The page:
The challenge for any ambitious academic blogger, I think, it is figure out how to craft a blog that is recognizably academic in interest and content, but at the same time is satisifying to the author. Of course, that's exactly the same challenge you have when you're crafting a dissertation, or an article, or any big project: one must satisfy the dual, and sometimes conflicting, demands of professional and personal satisfaction. Perhaps learning how to balance those demands is the best reason to blog.

*This is an update of a piece I wrote for Red Herring a while ago. Since it was subscriber-only, I'm reposting it here.

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Blogging, academic careers, and self-fashioning

Thank you, thank you. It's great to be here. I've always wanted to play the lounge....

Let's start off with a question (and a slightly reworked repost from my own blog): should any of you be here? Shouldn't you be studying for your orals, or working on that paper to send to the Schuman Prize committee, or looking at the Chronicle Jobs section?

What prompts the question is an article by NYU professor Robert Boynton in Slate about the contradictory responses to blogging in the academy. It's a very interesting piece, because it manages to capture some of the cross-currents and contradictions that are bound up in academic responses to blogging. I'll highlight two.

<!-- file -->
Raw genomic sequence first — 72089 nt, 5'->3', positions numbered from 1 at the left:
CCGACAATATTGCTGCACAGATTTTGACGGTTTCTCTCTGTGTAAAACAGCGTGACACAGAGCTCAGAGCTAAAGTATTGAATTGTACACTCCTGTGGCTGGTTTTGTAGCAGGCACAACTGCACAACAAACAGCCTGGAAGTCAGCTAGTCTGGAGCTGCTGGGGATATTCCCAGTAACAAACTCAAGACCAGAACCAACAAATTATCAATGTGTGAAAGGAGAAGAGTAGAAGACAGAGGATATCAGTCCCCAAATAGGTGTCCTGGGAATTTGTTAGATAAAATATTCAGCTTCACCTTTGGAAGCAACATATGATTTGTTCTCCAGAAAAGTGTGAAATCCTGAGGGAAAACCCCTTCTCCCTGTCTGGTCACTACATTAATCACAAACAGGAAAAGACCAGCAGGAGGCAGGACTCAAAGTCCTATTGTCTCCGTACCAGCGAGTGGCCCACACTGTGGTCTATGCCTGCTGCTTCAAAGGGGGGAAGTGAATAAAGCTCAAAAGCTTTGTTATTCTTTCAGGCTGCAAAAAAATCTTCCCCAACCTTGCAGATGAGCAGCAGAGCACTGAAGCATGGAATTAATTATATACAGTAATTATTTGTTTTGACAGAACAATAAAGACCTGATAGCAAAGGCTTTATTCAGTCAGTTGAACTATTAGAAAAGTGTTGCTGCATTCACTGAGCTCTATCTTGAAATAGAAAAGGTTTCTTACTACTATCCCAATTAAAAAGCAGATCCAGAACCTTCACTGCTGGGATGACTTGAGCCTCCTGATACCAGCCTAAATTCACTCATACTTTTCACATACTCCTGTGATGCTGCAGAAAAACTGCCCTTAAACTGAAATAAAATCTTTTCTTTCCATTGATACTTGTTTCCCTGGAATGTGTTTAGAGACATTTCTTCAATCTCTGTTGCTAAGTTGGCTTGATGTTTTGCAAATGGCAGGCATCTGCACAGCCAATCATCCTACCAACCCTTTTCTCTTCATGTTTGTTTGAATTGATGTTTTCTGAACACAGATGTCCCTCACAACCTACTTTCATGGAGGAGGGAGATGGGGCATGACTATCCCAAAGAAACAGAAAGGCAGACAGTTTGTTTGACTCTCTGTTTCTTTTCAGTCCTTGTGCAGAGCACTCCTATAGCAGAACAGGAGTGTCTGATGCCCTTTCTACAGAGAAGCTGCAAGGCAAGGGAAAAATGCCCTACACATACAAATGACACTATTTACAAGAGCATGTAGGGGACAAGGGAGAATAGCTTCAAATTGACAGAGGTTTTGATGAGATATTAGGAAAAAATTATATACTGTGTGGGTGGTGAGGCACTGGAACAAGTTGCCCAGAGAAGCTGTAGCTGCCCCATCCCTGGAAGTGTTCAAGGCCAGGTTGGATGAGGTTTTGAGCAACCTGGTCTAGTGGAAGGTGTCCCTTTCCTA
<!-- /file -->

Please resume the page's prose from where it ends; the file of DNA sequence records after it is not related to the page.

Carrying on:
Boynton writes:
Hundreds, perhaps thousands, of academics keep blogs these days, posting everything from family pictures to scholarly works-in-progress. While few are counting on their Web publications to improve their chances at tenure, many have begun to fear that their blogs might actually harm their prospects....
Who knows about the "many." But Boynton does hit on an oft-repeated truth about academic hiring: that knowing too much about a candidate, particularly a tenure-track job candidate, can work against the candidate.

Committees, I've been told many times, agree more easily about a candidate who looks good-- who has the right credentials, a couple publications, that sort of thing-- but whose early work can be used as the foundation for any number of pleasing career trajectories is more likely to win approval from the majority than someone whose track record points in very clear directions. This is one reason the C.W. states that adjuncts are at a disadvantage in job searches at the school where they're teaching.

For a profession that puts so much weight on collegiality, you'd think that you'd want to know everything possible about a candidate. Within a couple years we're going to see people going on the job market who've had blogs for their entire graduate school careers, and whose intellectual development is laid out. Of course, completely unrestrained blogging is no smarter than acting out at a conference, or saying bad things about an advisor. Yet ironically, even though we all know how fundamentally human the experience of graduate school is-- how much of it involves making and learning from mistakes, how much of it is fraught with uncertainty, and shot through with big and petty challenges-- the fact that committees seem more comfortable with less transparency about what candidates really are like may turn acknowledging that humanity into a problem.

At the same time, while one might classify blogging as the moral equivalent of publishing your book with a vanity press, Boynton notes,